Blimbing 1/undefined by Tripoto


Ian Reide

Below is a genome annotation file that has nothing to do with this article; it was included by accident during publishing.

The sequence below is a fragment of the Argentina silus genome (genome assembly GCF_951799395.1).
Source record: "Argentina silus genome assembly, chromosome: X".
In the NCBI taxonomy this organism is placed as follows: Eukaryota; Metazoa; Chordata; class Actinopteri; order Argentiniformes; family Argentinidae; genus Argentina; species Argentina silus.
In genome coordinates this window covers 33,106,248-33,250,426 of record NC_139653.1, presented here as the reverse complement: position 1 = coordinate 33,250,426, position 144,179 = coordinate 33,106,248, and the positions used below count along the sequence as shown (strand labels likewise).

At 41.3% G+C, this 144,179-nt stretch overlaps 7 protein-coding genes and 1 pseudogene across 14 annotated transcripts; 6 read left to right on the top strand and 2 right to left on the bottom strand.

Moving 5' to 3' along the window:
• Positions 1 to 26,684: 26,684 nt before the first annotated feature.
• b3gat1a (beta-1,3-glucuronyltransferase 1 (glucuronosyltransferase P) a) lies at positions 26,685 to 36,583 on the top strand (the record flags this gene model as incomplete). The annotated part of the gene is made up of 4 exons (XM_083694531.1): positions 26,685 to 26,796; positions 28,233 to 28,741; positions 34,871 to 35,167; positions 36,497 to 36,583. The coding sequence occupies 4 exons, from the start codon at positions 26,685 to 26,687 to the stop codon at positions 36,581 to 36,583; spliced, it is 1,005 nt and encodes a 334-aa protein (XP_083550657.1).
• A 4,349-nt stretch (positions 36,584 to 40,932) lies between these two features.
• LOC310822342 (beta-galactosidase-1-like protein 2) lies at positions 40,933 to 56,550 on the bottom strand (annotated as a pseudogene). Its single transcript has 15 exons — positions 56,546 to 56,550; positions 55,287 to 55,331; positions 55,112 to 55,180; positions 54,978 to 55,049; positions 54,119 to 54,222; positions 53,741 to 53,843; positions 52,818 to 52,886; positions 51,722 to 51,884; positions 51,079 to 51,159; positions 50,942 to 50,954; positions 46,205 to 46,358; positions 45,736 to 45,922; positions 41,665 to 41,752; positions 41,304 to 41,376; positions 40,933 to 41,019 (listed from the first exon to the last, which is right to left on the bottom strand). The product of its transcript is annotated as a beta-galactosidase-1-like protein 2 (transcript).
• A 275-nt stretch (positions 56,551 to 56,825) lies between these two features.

I spent one day in the village of Blimbing in central Bali. This was a an attempt by myself to experience and learn something of the traditional life of the Balinese people. Essentially, Thai rice farming is on flat land, while Balinese is on hills, thus lots of terraces. This may seem a small difference, but it affects most aspects of rice production.In this village, and in Bali as a whole, people farm almost in the same manner that their ancestors have done for centuries, but not entirely. Walking around in the fields, people have mobile phones and 3G. There is a new, hi-tech, “brand” of rice being trialled in the village, and children now, both receive a primary school education, and have the option of going to the “big city” for work and adventure. Also, in general, people know about the outside world.Blimbing was a pleasant stay. A few details. There are ~6,000 people in the village, which is divided into eight sub-districts (“bun-ya-dynas”), and covers ~11,000 hectacres. The land can manage up to three crops a year, and one hectare produces each year (when things are good) four tonnes of rice. A farm worker, can expect to make ~50,000 rupiah ($5) a day. An average, wooden, house costs forty million rupiah ($4,000), which is 800 days work. This salary is sufficient to live on, and living on a farm supplies many necessities of life. There are three primary schools in the village, but older children must go elsewhere for higher education, which many now do.It was a fascinating experience living with the family. There was quietness to their pace of life, a calmness. Of course, as a paying visitor you are shown the best, and there was a sizeable language gap. As a vegetarian, there were a few dietary misunderstandings, but as Hindus, they appreciated the worth of a vegetarian lifestyle, though it is tricky to achieve living on a farm. If you are interested in this, you can arrange to stay at Blimbing with most travel agencies on the island, or phone di